Villa Inspiring a New Christmas Tradition
Branford children's author Leesan Villa's first picture book, The Angel on Top of the Tree, is a story of faith and family. The story of how this mom of four came to write her book, which led to establishing her publishing company, is one of faith and family, too.
"I've had this book in my head since 1994," says Leesan, who grew up on New York's lower east side and moved to Branford with her husband Scott 10 years ago.
In 1994, Leesan spent Christmas in New York with her family.
"I'm 15 years older than my brother; he was five. We got back to the apartment and the puppy had opened his own presents-just his presents! My brother was amazed. I said, 'You know what, it was the angel on top of the tree! She said, "'Marx, don't do it!'" It became a family story."
For Leesan, who celebrates the Catholic faith, the story evolved and deepened over the years, especially as the Villas began raising their family: Carlos (now 11 years old), Gabriel (8), Presley (6), and one year-old Olivia Lee.
"I thought about what the angel sees. Every year when she goes on top of the tree, she sees a year's full of changes in an instant: a new baby, a different home," explains Leesan.
In the story, the angel also experiences sadness. One year, the little dog Marx, whom she's watched over, chided, and guided for many a Christmas, is gone.
"The angel goes through this depression because the dog's not there. He was her friend through all those years," says Leesan.
Saddened, the angel's light (warmly conveyed throughout by the rich illustrations of Connecticut artist Barbara Haeger) dims for several years.
"That depression was almost like that for me," says Leesan. "I spent all my Christmases together with my father and when he passed away, it took years…to feel that Christmas joy again, when the family's together."
The angel's light returns when she's placed on top of the tree to see a new baby girl looking up at her, clapping with delight.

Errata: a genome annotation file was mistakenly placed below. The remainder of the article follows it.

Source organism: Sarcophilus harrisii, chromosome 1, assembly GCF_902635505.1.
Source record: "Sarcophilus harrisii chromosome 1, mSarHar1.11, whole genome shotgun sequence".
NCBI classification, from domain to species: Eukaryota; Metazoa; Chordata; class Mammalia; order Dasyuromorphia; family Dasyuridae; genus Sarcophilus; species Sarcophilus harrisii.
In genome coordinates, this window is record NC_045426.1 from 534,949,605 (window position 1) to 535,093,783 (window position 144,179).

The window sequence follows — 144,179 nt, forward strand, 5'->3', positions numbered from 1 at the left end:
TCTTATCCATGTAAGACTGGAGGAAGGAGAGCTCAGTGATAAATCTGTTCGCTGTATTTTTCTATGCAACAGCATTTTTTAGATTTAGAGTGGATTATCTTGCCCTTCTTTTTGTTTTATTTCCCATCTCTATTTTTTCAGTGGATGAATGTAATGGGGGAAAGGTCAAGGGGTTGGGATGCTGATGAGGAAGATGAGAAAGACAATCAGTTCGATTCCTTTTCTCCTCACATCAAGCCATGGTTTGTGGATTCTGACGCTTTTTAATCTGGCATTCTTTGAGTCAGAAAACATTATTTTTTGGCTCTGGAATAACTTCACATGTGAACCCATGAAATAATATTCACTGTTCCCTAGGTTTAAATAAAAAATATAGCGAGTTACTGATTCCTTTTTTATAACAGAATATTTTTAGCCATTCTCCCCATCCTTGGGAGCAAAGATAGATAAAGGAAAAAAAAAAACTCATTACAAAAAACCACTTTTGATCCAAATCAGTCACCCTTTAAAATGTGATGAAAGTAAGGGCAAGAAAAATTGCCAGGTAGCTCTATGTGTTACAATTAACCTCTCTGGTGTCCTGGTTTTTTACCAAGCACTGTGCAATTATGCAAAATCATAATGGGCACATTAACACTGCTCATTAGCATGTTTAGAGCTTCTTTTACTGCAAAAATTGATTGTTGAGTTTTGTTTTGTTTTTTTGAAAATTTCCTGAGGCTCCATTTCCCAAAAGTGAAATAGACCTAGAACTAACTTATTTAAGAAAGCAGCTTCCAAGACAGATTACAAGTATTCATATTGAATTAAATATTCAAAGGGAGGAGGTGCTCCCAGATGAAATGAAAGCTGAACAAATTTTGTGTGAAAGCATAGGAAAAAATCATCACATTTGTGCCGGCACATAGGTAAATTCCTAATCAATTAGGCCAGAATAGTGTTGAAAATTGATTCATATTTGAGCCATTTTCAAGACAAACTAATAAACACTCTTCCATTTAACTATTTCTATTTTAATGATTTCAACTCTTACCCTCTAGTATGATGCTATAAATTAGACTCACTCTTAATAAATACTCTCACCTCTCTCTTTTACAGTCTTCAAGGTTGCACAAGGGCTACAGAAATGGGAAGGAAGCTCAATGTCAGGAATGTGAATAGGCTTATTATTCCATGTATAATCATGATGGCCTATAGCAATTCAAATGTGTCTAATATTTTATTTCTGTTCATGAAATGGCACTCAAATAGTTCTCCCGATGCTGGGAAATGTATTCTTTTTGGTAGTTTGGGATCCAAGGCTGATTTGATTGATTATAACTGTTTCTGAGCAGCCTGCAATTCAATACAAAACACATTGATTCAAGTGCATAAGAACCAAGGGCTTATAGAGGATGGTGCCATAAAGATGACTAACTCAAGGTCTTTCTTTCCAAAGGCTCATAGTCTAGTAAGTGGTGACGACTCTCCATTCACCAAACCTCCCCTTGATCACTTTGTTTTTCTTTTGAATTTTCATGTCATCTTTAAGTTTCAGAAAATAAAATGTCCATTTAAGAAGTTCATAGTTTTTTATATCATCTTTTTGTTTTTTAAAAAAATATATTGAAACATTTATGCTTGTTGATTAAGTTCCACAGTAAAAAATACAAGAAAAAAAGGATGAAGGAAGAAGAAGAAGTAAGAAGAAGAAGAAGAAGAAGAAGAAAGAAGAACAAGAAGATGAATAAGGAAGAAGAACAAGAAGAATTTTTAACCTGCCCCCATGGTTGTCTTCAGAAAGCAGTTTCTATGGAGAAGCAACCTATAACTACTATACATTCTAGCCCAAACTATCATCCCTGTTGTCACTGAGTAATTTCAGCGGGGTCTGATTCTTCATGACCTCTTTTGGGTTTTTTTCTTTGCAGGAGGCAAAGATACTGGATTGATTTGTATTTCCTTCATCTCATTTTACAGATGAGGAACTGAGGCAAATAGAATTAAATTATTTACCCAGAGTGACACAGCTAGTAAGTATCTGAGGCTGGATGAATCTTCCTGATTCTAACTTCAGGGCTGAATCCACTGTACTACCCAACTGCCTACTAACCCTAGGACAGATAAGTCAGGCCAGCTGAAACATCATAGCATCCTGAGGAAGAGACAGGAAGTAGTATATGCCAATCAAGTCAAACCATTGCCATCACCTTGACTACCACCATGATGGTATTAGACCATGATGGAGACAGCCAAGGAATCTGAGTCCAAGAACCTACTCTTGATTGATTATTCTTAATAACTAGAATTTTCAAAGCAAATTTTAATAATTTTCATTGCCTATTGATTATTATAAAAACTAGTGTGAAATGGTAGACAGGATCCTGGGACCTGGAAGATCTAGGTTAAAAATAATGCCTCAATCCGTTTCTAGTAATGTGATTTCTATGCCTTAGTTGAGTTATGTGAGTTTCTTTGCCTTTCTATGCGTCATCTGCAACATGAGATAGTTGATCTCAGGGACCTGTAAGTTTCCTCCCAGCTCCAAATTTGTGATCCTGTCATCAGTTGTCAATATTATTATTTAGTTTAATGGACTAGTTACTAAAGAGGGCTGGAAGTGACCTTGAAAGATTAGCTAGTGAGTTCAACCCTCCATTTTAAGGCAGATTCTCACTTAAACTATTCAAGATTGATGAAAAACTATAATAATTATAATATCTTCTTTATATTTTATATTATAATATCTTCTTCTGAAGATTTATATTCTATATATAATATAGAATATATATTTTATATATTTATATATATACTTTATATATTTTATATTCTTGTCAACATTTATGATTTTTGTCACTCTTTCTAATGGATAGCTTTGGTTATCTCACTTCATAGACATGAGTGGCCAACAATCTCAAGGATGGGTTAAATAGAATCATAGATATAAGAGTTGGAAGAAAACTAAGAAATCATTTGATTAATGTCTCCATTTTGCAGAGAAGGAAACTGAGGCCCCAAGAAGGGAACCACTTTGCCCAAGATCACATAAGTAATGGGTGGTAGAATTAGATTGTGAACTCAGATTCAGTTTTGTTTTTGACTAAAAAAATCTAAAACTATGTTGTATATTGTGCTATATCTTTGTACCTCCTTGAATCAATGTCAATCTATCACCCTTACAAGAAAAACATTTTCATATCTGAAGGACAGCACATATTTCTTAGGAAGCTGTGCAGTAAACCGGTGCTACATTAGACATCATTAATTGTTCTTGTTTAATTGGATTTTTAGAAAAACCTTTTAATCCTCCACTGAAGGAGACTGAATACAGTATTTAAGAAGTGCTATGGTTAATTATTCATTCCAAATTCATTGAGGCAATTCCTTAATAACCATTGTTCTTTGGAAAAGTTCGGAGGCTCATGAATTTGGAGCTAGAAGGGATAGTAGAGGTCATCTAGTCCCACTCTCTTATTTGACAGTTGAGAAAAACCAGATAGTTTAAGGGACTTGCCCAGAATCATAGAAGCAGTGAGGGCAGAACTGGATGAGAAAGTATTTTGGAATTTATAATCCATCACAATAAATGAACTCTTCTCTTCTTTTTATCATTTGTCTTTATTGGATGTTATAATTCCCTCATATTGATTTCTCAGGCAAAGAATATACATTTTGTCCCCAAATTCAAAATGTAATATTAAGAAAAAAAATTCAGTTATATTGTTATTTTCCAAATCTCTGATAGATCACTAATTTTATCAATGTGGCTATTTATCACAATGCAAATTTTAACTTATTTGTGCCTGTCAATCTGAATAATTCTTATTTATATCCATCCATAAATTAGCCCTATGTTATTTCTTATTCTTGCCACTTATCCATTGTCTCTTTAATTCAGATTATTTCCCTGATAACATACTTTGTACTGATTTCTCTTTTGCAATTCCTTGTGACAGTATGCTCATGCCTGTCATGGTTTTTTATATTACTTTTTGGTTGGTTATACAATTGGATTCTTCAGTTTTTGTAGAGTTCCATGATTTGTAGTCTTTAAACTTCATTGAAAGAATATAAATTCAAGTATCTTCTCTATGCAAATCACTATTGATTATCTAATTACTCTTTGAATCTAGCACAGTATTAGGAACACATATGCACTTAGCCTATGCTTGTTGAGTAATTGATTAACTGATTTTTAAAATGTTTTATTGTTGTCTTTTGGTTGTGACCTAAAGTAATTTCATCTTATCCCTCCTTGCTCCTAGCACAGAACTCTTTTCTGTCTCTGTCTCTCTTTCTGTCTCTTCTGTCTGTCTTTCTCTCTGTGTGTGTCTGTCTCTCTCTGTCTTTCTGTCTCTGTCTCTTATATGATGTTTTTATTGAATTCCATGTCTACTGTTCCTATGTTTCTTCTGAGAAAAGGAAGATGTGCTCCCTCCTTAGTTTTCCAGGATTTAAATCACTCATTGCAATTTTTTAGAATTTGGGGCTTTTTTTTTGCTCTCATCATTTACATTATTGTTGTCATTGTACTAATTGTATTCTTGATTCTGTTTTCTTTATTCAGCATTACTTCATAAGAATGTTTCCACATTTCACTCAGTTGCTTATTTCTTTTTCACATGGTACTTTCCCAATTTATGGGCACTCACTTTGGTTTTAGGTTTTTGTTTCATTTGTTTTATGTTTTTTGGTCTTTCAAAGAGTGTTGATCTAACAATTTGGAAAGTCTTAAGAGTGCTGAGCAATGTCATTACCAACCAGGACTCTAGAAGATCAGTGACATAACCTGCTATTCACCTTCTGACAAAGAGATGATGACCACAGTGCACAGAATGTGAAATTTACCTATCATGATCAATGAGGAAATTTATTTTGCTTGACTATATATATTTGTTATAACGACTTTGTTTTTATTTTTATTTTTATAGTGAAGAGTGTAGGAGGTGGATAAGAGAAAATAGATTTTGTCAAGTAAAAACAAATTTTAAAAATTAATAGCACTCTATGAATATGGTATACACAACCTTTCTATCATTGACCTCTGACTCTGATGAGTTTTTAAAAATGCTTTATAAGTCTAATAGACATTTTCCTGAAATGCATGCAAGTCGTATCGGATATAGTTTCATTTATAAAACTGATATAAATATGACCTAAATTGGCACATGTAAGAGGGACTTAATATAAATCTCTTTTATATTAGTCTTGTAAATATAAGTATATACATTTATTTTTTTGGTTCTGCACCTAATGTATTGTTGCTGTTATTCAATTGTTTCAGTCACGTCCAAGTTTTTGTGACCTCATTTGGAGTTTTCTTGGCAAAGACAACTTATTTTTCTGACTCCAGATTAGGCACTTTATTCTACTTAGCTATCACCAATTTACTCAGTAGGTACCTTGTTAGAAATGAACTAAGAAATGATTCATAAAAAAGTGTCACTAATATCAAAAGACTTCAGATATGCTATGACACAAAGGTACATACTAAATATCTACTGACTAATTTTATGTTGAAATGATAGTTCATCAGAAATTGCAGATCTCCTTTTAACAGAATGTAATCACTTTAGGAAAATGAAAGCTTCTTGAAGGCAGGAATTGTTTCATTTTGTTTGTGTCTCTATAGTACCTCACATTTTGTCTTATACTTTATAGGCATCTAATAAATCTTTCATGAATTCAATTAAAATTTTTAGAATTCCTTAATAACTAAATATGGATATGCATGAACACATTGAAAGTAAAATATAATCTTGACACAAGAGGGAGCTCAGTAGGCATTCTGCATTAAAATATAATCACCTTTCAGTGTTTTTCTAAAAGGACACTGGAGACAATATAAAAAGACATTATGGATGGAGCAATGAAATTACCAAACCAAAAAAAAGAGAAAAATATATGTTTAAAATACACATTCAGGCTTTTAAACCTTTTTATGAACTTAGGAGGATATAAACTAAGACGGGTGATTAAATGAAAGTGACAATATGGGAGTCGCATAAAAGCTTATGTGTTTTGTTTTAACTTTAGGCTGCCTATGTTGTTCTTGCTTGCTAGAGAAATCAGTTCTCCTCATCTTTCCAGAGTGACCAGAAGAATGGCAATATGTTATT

"It helps kids realize it's okay to be sad, just keep the faith. You can't give up the faith that things are going to get better. That's what Christmas is about, a little baby being born that changed the world. It's not about stuff. It's about being with each other," says Leesan.
Leesan's husband encouraged her to sit down and write the story in January. She found Haeger via the Internet and the two worked together to create a 62-page book with prose neatly fit into double-page artwork.
Once they had a finished product, "I had a publisher interested," says Leesan. "But they wanted to cut the book in half."
The publisher also didn't recommend keeping the paintings, done in oils, for commercial publication.
"I wanted all the pages and the oil paintings-they're beautiful!" says Leesan, adding she wanted to imbue the publication with the qualities of a "Christmas classic" for families to treasure and share each year.
"I was so sad when I left the publisher's" office, says Leesan. "My husband said, 'We'll start our own company.'"
Within months, Leesan founded her publishing company, The Blue Ring, and enlisted a printer. The hardcover book's first printing arrived two months ago and to date more than 600 copies have sold. Leesan has also donated copies to Branford's Blackstone and Willoughby Wallace libraries. On Nov. 28 (after press time) she was scheduled to appear on WTNH Channel 8's CT Style to spread the word about the story of The Angel on Top of the Tree.
"Each year, I hope families will take the book out to read and reflect on the meaning of Christmas, and talk about family and about changes. I want it to be a tradition."
The Angel on Top of the Tree is available now at Branford Book & Card and P.S. Fine Stationers, through the Branford Knights of Columbus/St. Mary's Holiday fundraiser and at www.theangelontopofthetree.com. Leesan Villa will be at Timeless Home Consignment in Clinton on Sunday, Dec. 4 from 1 to 3 p.m. for a book-signing in support of the Christmas in Clinton local shopping campaign.